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Kalin's Call: Post-tropical Nicole brings rainy and windy Saturday

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Nicole made landfall in Florida at 4 a.m. Atlantic Time Thursday as a category 1 hurricane in the vicinity of Vero Beach, Florida.

Since then, Nicole has weakened to a tropical storm as it moved to position northeast of Tampa. The continued weakening of the system is expected as it remains over land. Tropical storm force winds are still expected to impact portions of Florida, Georgia, and South Carolina into Thursday night. Heavy rain totaling 50 to 100 mm may fall in the central Appalachians and eastern areas of Tennessee, Kentucky, and Ohio. New England could also see totals of 25 to 100 mm out of the rain.

The remnants of Nicole will combine with a weather front to produce a rainy and windy Saturday for the Maritimes.

The remnants of Nicole will combine with a cold front to produce a rainy and windy Saturday for the Maritimes.

WIND

The highest wind on Saturday will be mostly out of the south for the Maritimes, with the exception of northern New Brunswick which will be a more easterly wind. Widespread gusts of 40 to 60 km/h should be expected through the day. Peak gusts could reach 60 to 80 km/h on the Bay of Fundy and eastern coastline of New Brunswick, Atlantic coastline of Nova Scotia, Cape Breton, and Prince Edward Island. Due to the topography of the highlands, northern Inverness County Cape Breton will likely hit some gusts near or in excess of 100 km/h. The wind falls into a range that would be expected out of an autumn storm.

Some extra caution may be warranted as there could be some trees/branches and infrastructure more vulnerable due to previous damage from Fiona. Any easily wind-blown objects/furniture should be secured. I wouldn’t expect widespread power outages from a system such as this, but there will probably be some scattered across the region. Watch for impacts to ferry services and possible traffic restrictions on bridges/causeways.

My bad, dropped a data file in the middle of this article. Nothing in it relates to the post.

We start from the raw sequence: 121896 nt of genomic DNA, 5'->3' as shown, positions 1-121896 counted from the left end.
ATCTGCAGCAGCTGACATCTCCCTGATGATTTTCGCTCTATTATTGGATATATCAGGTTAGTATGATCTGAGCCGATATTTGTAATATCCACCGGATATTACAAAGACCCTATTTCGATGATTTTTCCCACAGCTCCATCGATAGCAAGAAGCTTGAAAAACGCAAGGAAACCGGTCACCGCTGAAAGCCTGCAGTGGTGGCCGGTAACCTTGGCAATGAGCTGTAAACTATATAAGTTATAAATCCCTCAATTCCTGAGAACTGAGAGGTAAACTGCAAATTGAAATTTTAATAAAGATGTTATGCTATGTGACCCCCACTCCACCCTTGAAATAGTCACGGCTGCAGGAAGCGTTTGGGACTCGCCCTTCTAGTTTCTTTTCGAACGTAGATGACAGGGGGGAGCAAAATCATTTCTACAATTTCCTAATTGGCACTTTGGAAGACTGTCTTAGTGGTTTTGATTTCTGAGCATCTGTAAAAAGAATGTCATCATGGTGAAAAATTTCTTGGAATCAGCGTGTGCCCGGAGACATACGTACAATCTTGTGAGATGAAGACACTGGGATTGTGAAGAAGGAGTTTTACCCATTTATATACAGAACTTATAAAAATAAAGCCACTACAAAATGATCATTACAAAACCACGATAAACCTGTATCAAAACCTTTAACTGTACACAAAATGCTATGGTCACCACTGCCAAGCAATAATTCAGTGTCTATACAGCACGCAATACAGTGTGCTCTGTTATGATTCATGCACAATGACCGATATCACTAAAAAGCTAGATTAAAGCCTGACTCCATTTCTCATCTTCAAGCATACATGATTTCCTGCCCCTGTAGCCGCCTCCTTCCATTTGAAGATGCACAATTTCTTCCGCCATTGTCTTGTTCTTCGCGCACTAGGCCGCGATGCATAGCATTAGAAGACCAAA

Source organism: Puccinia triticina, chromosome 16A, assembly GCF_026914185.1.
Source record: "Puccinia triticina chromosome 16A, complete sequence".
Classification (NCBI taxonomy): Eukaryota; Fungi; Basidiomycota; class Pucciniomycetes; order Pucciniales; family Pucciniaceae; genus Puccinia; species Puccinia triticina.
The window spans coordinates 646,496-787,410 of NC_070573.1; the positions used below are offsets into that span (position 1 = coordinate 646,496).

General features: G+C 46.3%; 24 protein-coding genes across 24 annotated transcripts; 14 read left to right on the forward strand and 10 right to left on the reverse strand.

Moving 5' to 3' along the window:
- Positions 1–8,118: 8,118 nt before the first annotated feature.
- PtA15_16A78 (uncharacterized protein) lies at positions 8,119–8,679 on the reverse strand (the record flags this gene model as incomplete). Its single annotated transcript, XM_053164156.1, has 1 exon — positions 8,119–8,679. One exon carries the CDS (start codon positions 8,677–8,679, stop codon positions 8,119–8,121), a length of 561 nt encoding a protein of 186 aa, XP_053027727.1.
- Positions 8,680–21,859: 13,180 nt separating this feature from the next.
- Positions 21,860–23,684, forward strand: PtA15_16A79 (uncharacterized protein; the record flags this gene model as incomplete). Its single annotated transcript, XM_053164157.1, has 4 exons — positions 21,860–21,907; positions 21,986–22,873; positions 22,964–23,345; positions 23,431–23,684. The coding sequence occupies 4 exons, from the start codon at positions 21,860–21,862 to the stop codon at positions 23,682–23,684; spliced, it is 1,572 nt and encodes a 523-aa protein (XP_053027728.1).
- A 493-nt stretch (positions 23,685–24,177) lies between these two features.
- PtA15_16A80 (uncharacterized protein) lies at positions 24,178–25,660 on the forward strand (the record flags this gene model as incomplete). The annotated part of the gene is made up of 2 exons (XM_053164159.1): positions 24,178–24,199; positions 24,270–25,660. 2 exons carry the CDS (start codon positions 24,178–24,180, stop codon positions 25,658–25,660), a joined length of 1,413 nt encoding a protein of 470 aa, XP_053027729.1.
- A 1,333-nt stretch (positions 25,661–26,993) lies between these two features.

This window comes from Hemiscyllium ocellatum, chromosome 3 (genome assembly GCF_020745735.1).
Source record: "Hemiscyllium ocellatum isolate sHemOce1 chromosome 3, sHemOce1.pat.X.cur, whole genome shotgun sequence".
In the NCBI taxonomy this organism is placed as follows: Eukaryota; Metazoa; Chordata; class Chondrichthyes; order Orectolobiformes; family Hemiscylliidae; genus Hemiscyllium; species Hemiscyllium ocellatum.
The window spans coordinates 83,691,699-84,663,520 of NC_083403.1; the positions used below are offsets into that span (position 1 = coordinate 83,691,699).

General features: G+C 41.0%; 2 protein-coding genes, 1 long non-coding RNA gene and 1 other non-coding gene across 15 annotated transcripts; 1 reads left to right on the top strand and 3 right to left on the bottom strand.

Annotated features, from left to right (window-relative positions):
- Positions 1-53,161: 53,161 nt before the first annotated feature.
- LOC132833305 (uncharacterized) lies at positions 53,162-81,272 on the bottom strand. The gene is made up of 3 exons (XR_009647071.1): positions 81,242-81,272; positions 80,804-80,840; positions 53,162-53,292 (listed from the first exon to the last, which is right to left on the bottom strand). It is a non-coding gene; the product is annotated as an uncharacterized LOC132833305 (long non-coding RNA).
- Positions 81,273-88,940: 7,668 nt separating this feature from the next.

Widespread gusts of 40 to 60 km/h expected Saturday with some areas hitting peak gusts of 60 to 80 km/h

RAIN

It’s a good slug of fall rain for the region. A widespread 20 to 40 mm with some totals that could climb into a range of 40 to 70 mm. The higher rainfall amounts look most likely in New Brunswick and western P.E.I. Can’t rule out some higher totals in Digby, Yarmouth and Inverness counties of Nova Scotia as well. Given that the rain will have a tropical component, be aware that higher rainfall rates and downpours are possible. It would be a good idea to check that drainage is free and clear of any fall debris to help with water runoff.

A general 20 to 40 mm of rain though with a risk that some areas could see higher totals of 40 to 70 mm.

COASTS

There will be minimal risk of coastal flooding or storm surge with this system. Be careful on the coasts around high tides on the Bay of Fundy and Acadian coastlines of New Brunswick and the Atlantic coastline of Nova Scotia on Saturday due to increased wave action and onshore wind. Any vessels operating in marine areas should check a detailed marine forecast as a strong wind and increased wave heights will be present.

Storm surge isn’t expected to be a hazard with the storm. There will increased wave action and strong-to-storm force marine winds.

WEATHER ALERTS

As of Thursday, a tropical cyclone information statement, outlining a combination of the weather front and post-tropical Nicole, remains in effect by the Canadian Hurricane Centre for the Maritimes. An additional special weather statement is in place for both New Brunswick and Prince Edward Island. That statement not only advises that some higher winds gusts may be present but that those areas are under higher risk of seeing heavier rain. I’ll have an update on our CTV Atlantic News programming at 5, 6, and 11:30 p.m.

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